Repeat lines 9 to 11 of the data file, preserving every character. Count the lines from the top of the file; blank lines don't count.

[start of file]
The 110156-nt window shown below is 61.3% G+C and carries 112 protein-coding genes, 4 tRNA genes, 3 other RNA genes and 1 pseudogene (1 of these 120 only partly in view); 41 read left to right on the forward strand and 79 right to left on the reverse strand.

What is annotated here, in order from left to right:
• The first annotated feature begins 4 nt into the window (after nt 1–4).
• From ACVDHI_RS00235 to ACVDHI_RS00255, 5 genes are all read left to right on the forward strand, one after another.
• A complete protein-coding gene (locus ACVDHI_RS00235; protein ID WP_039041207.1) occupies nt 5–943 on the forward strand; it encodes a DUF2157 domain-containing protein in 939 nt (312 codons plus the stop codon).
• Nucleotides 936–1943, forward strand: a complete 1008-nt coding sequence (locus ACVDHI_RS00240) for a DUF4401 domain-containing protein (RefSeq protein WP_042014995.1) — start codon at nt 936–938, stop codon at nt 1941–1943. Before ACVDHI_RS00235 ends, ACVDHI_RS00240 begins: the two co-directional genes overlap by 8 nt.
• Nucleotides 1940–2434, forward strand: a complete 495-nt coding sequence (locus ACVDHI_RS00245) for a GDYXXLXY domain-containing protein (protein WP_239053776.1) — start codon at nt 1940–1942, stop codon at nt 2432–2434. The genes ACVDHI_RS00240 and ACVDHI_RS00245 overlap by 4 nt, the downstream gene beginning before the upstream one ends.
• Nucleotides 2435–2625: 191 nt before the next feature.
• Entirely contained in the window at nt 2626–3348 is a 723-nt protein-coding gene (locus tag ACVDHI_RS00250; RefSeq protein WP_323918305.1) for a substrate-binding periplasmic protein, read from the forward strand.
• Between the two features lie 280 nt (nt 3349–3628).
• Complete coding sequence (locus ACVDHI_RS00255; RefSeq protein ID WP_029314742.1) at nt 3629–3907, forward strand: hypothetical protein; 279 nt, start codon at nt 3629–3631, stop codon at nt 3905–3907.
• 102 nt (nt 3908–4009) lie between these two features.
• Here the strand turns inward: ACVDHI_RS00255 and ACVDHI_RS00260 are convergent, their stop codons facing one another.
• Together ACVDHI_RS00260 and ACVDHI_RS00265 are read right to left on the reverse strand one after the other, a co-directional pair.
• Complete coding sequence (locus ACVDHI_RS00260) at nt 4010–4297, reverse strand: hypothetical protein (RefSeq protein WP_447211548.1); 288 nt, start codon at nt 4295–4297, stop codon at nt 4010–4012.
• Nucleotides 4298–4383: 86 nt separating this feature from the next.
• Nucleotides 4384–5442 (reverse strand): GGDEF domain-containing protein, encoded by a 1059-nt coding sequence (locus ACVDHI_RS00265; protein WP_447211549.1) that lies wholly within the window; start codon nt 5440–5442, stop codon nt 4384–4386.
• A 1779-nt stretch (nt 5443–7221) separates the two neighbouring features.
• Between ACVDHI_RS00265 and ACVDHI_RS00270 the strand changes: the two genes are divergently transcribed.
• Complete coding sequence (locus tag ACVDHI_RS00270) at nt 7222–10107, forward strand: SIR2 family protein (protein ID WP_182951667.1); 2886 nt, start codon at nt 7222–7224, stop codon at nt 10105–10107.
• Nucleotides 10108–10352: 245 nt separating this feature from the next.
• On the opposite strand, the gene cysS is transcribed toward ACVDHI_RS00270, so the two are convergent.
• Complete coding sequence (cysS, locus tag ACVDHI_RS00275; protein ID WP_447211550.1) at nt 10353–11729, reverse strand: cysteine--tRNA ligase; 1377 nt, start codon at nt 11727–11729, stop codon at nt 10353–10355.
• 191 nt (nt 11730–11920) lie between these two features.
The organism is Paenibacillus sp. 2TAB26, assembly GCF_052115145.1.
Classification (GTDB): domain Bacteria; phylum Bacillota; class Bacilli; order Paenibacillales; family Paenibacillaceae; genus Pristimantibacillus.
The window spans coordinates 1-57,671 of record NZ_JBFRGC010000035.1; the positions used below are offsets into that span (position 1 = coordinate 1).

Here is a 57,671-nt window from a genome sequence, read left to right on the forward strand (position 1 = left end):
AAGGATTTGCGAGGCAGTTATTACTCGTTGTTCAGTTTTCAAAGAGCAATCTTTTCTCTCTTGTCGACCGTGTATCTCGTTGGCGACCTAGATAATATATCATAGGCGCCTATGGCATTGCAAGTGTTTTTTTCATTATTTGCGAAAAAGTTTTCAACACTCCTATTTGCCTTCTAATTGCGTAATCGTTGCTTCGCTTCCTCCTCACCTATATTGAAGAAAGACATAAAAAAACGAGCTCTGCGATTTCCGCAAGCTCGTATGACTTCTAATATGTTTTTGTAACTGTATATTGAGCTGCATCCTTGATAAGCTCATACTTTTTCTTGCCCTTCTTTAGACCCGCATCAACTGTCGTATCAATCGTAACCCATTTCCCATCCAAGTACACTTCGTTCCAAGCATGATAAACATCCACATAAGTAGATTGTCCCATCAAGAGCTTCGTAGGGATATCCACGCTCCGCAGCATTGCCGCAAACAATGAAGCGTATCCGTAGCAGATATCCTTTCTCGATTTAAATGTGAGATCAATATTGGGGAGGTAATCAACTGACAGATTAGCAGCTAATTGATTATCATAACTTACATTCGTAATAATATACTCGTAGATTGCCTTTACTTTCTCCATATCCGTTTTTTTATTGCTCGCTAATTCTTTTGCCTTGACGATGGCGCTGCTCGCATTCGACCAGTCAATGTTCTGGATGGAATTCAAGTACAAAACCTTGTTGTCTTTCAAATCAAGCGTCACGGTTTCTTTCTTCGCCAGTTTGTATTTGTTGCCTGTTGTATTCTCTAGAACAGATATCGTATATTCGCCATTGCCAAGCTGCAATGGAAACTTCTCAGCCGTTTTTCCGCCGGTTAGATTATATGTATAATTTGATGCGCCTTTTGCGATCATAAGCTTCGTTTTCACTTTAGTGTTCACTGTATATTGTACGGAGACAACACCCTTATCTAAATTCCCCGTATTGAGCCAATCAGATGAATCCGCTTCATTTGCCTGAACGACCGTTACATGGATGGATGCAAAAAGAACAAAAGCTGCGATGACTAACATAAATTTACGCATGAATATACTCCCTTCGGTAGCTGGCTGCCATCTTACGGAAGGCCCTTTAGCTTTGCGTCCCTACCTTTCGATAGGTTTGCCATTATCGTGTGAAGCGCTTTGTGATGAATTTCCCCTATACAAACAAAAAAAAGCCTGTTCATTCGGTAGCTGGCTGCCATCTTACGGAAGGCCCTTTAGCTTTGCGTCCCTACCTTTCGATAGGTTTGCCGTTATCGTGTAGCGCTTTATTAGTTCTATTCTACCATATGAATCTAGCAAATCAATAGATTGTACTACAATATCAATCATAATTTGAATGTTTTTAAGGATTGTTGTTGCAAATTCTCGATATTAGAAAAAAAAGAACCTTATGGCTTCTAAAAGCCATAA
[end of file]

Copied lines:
• Entirely contained in the window at nt 2626–3348 is a 723-nt protein-coding gene (locus tag ACVDHI_RS00250; RefSeq protein WP_323918305.1) for a substrate-binding periplasmic protein, read from the forward strand.
• Between the two features lie 280 nt (nt 3349–3628).
• Complete coding sequence (locus ACVDHI_RS00255; RefSeq protein ID WP_029314742.1) at nt 3629–3907, forward strand: hypothetical protein; 279 nt, start codon at nt 3629–3631, stop codon at nt 3905–3907.